This delightful folk tale is taken from Mexican-American Folklore: Legends, Songs, Festivals, Proverbs, Crafts, Tales of Saints, of Revolutionaries, and More, by John O. West (August House, Little Rock, 1988), and concerns my great-great-granduncle José Mauro Luján of San Elizario. His father, Don Jesús Luján (~1813-1871), built an adobe house just off the Plaza in… Read More
My 9xgreat-grandfather Nathaniel Morton was the secretary of Plymouth Colony, having arrived there in 1623 at the age of 10. As secretary, he was the keeper of the records of the colony and compiled the colony’s first published history, based largely on accounts of his uncle Governor William Bradford. The following excerpt of Morton’s history… Read More
Come away with me, Lucille In my merry Oldsmobile Down the road of life we’ll fly Automobubbling, you and I To the church we’ll swiftly steal Then our wedding bells will peal You can go as far as you like with me In my merry Oldsmobile. This was the refrain of the extremely popular 1905… Read More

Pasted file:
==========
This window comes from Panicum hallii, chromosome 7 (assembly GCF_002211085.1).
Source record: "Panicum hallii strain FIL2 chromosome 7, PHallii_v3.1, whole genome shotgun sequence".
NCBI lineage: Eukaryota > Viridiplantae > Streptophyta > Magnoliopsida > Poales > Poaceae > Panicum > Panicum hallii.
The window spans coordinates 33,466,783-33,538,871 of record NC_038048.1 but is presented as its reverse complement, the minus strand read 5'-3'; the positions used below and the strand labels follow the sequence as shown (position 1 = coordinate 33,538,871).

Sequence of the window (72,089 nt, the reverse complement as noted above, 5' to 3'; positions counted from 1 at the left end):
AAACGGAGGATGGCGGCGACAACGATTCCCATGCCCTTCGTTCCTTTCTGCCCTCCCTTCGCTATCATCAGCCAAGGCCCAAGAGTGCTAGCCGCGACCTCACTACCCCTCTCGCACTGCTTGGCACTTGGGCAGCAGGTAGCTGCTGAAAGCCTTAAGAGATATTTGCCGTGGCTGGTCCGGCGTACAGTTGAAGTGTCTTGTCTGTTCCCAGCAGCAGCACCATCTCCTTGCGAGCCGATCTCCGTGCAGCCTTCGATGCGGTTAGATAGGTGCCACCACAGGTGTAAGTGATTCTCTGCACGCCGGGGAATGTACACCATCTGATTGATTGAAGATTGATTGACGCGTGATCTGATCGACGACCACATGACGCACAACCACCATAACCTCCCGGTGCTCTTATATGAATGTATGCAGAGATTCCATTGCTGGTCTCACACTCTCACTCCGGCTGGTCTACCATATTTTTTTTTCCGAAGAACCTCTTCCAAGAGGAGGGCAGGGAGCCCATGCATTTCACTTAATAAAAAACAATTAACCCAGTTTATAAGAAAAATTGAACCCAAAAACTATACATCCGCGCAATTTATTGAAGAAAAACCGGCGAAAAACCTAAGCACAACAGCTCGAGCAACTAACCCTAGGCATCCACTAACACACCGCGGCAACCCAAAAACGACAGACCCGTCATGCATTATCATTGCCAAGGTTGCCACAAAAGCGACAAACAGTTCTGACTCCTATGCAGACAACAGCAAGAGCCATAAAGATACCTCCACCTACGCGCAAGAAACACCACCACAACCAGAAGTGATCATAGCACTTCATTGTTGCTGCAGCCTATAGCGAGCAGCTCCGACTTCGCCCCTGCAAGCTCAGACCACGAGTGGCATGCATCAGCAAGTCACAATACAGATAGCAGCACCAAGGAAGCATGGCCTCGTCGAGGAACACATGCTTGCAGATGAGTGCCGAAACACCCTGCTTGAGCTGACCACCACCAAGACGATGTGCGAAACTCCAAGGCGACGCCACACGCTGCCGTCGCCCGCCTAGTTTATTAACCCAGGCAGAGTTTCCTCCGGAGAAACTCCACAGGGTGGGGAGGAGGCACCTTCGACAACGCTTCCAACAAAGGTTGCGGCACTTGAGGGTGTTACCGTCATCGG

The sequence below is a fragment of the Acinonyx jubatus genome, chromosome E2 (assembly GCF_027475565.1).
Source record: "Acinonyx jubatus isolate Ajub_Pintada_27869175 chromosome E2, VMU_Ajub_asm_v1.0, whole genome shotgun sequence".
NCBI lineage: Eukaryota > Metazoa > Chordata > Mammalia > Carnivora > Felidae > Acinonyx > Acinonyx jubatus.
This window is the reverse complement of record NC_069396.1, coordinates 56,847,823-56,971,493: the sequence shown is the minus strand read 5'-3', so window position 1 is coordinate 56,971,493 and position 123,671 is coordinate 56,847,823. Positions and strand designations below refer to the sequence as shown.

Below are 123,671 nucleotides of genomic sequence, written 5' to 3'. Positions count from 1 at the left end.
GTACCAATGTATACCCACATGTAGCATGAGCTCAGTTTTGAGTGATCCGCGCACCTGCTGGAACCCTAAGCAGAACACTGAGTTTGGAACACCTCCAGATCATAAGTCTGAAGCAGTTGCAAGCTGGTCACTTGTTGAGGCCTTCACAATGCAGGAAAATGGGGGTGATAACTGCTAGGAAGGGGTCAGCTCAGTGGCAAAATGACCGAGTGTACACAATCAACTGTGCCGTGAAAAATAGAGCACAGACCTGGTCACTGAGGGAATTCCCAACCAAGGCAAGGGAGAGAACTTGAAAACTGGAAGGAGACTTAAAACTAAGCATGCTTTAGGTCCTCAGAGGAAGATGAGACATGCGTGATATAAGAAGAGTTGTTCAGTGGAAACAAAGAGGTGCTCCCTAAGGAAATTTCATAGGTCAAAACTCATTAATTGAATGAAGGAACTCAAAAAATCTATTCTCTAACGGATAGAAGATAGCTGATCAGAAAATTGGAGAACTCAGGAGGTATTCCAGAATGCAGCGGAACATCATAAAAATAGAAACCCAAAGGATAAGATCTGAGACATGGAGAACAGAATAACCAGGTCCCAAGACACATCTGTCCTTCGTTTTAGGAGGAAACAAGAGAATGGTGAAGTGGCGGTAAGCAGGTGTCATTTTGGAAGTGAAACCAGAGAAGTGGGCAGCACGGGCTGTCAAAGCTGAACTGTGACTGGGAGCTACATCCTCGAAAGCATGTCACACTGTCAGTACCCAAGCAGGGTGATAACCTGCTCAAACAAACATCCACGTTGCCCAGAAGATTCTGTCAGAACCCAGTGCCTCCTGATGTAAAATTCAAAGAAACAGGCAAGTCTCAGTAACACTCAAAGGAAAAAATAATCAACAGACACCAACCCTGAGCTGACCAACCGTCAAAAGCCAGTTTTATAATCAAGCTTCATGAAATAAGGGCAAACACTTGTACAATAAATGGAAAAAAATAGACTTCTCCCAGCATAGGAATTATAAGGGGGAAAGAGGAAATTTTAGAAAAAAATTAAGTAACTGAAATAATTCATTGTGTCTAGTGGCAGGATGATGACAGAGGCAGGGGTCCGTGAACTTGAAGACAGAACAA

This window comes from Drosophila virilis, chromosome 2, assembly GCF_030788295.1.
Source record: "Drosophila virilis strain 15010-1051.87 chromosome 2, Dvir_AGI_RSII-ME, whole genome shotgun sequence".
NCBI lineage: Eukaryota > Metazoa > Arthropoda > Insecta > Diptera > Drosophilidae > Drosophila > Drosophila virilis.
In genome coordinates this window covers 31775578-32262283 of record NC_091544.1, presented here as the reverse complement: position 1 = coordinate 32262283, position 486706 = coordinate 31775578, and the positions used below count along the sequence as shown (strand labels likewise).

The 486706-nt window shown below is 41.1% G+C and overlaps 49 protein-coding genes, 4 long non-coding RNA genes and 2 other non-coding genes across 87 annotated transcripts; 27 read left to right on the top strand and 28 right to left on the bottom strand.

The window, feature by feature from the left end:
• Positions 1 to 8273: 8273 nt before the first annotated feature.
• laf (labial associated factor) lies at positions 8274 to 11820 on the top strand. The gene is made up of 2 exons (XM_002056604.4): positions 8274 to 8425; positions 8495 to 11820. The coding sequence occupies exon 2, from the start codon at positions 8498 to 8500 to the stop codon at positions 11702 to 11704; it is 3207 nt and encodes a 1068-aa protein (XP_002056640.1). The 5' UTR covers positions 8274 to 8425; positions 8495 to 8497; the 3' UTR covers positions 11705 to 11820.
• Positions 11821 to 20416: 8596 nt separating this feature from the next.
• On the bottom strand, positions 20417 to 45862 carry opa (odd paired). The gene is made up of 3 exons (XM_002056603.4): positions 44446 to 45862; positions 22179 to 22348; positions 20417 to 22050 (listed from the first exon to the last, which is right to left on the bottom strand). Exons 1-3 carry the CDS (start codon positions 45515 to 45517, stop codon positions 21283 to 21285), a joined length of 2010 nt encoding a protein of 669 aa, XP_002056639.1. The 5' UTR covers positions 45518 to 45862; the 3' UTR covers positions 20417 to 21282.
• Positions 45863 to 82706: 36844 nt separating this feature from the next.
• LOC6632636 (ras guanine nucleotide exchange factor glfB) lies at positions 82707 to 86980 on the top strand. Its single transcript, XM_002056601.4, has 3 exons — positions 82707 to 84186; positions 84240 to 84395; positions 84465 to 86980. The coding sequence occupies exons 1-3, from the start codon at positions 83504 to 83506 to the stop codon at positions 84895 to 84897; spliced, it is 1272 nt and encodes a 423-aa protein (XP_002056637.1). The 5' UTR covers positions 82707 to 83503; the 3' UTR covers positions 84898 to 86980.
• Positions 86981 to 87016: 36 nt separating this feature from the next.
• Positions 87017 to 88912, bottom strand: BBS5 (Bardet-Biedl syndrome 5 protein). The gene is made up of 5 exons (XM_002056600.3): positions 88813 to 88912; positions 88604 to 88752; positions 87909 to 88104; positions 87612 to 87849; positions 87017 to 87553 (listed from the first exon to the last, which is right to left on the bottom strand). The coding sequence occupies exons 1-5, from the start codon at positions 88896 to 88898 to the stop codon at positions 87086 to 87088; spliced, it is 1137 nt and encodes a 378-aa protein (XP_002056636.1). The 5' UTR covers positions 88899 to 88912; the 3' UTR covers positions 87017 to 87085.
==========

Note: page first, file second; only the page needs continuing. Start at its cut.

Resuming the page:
On an unknown date between 1946 and 1966, Jesús wrote out this account of the family history in Spanish, now (2008) in the possession of her granddaughter Gloria Joyce Hernández Alvarado in San Diego. The handwriting is difficult at times to read, and she used little punctuation or accents.… Read More
In a pig’s eye. Under no condition, not at all, as in “In a pig’s eye he’ll pay me back,” or “You think he’s competent? In a pig’s eye!” This expression, a euphemism for in a pig’s ass, is generally used as a strong negative. [Slang; late 1800s].
—From The American Heritage Dictionary of Idioms by Christine Ammer, 1997.… Read More
A farmer, hearing that a circus was in town, loaded his wagon with vegetables to sell there. He was excited; more than anything, he wanted to see an actual elephant. He got in town just in time to see the circus parade, led by an elephant. The farmer was thrilled, but his horses were terrified.… Read More